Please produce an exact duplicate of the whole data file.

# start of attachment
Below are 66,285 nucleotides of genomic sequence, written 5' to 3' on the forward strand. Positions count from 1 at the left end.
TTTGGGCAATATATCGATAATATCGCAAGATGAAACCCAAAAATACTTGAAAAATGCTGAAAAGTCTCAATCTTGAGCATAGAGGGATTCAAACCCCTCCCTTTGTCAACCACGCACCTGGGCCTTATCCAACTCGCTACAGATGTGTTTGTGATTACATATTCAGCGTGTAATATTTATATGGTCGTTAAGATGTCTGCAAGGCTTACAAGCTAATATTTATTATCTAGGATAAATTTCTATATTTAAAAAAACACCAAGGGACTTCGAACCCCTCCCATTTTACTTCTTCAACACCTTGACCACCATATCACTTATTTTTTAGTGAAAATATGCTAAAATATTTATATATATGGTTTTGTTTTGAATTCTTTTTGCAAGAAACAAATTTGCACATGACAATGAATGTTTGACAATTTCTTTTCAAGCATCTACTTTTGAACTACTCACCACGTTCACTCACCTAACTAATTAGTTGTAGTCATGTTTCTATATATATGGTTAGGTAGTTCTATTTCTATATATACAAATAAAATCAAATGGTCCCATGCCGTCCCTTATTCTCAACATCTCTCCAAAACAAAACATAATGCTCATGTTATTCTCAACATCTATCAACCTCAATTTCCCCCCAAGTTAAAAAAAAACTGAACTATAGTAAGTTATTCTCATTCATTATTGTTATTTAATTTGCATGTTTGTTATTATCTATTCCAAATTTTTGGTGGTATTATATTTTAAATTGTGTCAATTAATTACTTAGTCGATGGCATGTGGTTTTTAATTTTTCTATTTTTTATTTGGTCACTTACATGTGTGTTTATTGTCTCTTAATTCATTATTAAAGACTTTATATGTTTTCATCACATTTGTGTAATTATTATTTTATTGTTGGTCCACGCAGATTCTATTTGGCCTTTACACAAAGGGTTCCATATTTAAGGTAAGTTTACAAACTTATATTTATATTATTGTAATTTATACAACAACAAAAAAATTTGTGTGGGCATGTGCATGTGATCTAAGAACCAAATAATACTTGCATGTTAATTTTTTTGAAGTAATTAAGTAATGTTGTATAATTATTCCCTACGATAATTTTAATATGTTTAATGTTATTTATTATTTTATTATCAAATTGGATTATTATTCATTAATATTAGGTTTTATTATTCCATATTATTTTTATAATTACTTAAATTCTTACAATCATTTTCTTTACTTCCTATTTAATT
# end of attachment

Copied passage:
Below are 66,285 nucleotides of genomic sequence, written 5' to 3' on the forward strand. Positions count from 1 at the left end.
TTTGGGCAATATATCGATAATATCGCAAGATGAAACCCAAAAATACTTGAAAAATGCTGAAAAGTCTCAATCTTGAGCATAGAGGGATTCAAACCCCTCCCTTTGTCAACCACGCACCTGGGCCTTATCCAACTCGCTACAGATGTGTTTGTGATTACATATTCAGCGTGTAATATTTATATGGTCGTTAAGATGTCTGCAAGGCTTACAAGCTAATATTTATTATCTAGGATAAATTTCTATATTTAAAAAAACACCAAGGGACTTCGAACCCCTCCCATTTTACTTCTTCAACACCTTGACCACCATATCACTTATTTTTTAGTGAAAATATGCTAAAATATTTATATATATGGTTTTGTTTTGAATTCTTTTTGCAAGAAACAAATTTGCACATGACAATGAATGTTTGACAATTTCTTTTCAAGCATCTACTTTTGAACTACTCACCACGTTCACTCACCTAACTAATTAGTTGTAGTCATGTTTCTATATATATGGTTAGGTAGTTCTATTTCTATATATACAAATAAAATCAAATGGTCCCATGCCGTCCCTTATTCTCAACATCTCTCCAAAACAAAACATAATGCTCATGTTATTCTCAACATCTATCAACCTCAATTTCCCCCCAAGTTAAAAAAAAACTGAACTATAGTAAGTTATTCTCATTCATTATTGTTATTTAATTTGCATGTTTGTTATTATCTATTCCAAATTTTTGGTGGTATTATATTTTAAATTGTGTCAATTAATTACTTAGTCGATGGCATGTGGTTTTTAATTTTTCTATTTTTTATTTGGTCACTTACATGTGTGTTTATTGTCTCTTAATTCATTATTAAAGACTTTATATGTTTTCATCACATTTGTGTAATTATTATTTTATTGTTGGTCCACGCAGATTCTATTTGGCCTTTACACAAAGGGTTCCATATTTAAGGTAAGTTTACAAACTTATATTTATATTATTGTAATTTATACAACAACAAAAAAATTTGTGTGGGCATGTGCATGTGATCTAAGAACCAAATAATACTTGCATGTTAATTTTTTTGAAGTAATTAAGTAATGTTGTATAATTATTCCCTACGATAATTTTAATATGTTTAATGTTATTTATTATTTTATTATCAAATTGGATTATTATTCATTAATATTAGGTTTTATTATTCCATATTATTTTTATAATTACTTAAATTCTTACAATCATTTTCTTTACTTCCTATTTAATT